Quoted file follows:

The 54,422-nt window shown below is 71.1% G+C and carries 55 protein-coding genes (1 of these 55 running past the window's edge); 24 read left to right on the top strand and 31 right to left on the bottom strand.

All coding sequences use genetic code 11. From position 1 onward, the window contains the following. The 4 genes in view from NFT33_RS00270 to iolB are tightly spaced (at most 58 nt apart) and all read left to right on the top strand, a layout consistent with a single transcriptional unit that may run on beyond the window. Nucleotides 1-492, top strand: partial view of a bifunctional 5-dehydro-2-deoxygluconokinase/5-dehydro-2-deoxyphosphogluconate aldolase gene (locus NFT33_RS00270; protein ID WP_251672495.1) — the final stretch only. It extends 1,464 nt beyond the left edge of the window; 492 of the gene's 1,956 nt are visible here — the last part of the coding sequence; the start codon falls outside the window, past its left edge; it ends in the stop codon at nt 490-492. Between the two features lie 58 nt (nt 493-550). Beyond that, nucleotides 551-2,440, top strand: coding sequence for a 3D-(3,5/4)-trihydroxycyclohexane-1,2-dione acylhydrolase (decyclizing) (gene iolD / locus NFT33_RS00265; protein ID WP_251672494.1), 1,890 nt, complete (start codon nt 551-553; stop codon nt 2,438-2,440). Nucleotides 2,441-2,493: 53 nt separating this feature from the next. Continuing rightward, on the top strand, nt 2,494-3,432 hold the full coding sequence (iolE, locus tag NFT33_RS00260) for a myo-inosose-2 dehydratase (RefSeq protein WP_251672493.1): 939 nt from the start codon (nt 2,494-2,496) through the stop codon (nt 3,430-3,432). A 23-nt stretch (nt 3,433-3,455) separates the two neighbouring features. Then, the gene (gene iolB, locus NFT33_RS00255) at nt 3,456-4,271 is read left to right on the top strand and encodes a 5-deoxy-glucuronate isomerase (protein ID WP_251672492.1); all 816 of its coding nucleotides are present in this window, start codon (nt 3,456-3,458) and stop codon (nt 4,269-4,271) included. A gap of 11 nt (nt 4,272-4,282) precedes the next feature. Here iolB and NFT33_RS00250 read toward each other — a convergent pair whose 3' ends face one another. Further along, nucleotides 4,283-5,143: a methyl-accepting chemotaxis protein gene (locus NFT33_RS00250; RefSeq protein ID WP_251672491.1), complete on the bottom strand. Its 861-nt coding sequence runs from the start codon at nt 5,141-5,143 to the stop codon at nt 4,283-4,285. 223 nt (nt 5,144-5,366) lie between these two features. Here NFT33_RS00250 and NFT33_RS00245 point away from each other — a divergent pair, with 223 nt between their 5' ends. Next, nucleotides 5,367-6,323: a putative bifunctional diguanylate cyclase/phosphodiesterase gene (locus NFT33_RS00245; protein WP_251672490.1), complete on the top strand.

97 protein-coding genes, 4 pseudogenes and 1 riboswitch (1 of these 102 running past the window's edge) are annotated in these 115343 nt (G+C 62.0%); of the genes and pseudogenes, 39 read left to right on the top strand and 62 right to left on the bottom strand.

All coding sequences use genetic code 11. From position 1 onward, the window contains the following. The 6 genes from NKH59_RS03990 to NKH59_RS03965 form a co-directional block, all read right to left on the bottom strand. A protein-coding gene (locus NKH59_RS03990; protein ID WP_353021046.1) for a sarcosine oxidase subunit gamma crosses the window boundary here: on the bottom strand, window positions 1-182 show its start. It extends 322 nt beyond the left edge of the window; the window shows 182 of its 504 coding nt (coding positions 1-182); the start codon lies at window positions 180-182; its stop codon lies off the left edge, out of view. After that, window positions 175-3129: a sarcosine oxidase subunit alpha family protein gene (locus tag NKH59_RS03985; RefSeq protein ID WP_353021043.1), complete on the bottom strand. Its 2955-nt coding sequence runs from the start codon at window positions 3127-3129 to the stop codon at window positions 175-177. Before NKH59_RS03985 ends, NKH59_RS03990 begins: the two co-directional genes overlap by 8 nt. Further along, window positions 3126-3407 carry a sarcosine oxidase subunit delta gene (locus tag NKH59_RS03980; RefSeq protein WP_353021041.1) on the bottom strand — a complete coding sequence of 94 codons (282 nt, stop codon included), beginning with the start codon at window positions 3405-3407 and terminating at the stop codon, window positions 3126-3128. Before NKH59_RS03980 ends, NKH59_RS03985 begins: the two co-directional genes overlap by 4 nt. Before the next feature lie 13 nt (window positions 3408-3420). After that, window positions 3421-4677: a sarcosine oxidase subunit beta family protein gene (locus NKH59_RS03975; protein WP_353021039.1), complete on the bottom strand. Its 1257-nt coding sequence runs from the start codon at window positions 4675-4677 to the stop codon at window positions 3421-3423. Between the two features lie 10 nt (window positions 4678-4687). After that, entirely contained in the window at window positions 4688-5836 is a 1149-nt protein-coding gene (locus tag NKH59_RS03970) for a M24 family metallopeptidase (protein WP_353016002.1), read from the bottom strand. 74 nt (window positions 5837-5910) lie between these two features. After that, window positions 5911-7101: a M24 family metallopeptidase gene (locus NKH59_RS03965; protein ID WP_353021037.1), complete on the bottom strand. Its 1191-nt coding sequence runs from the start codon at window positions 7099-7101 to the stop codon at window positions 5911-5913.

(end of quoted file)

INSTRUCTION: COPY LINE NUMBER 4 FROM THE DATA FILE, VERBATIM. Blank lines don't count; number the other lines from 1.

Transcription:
All coding sequences use genetic code 11. From position 1 onward, the window contains the following. The 6 genes from NKH59_RS03990 to NKH59_RS03965 form a co-directional block, all read right to left on the bottom strand. A protein-coding gene (locus NKH59_RS03990; protein ID WP_353021046.1) for a sarcosine oxidase subunit gamma crosses the window boundary here: on the bottom strand, window positions 1-182 show its start. It extends 322 nt beyond the left edge of the window; the window shows 182 of its 504 coding nt (coding positions 1-182); the start codon lies at window positions 180-182; its stop codon lies off the left edge, out of view. After that, window positions 175-3129: a sarcosine oxidase subunit alpha family protein gene (locus tag NKH59_RS03985; RefSeq protein ID WP_353021043.1), complete on the bottom strand. Its 2955-nt coding sequence runs from the start codon at window positions 3127-3129 to the stop codon at window positions 175-177. Before NKH59_RS03985 ends, NKH59_RS03990 begins: the two co-directional genes overlap by 8 nt. Further along, window positions 3126-3407 carry a sarcosine oxidase subunit delta gene (locus tag NKH59_RS03980; RefSeq protein WP_353021041.1) on the bottom strand — a complete coding sequence of 94 codons (282 nt, stop codon included), beginning with the start codon at window positions 3405-3407 and terminating at the stop codon, window positions 3126-3128. Before NKH59_RS03980 ends, NKH59_RS03985 begins: the two co-directional genes overlap by 4 nt. Before the next feature lie 13 nt (window positions 3408-3420). After that, window positions 3421-4677: a sarcosine oxidase subunit beta family protein gene (locus NKH59_RS03975; protein WP_353021039.1), complete on the bottom strand. Its 1257-nt coding sequence runs from the start codon at window positions 4675-4677 to the stop codon at window positions 3421-3423. Between the two features lie 10 nt (window positions 4678-4687). After that, entirely contained in the window at window positions 4688-5836 is a 1149-nt protein-coding gene (locus tag NKH59_RS03970) for a M24 family metallopeptidase (protein WP_353016002.1), read from the bottom strand. 74 nt (window positions 5837-5910) lie between these two features. After that, window positions 5911-7101: a M24 family metallopeptidase gene (locus NKH59_RS03965; protein ID WP_353021037.1), complete on the bottom strand. Its 1191-nt coding sequence runs from the start codon at window positions 7099-7101 to the stop codon at window positions 5911-5913.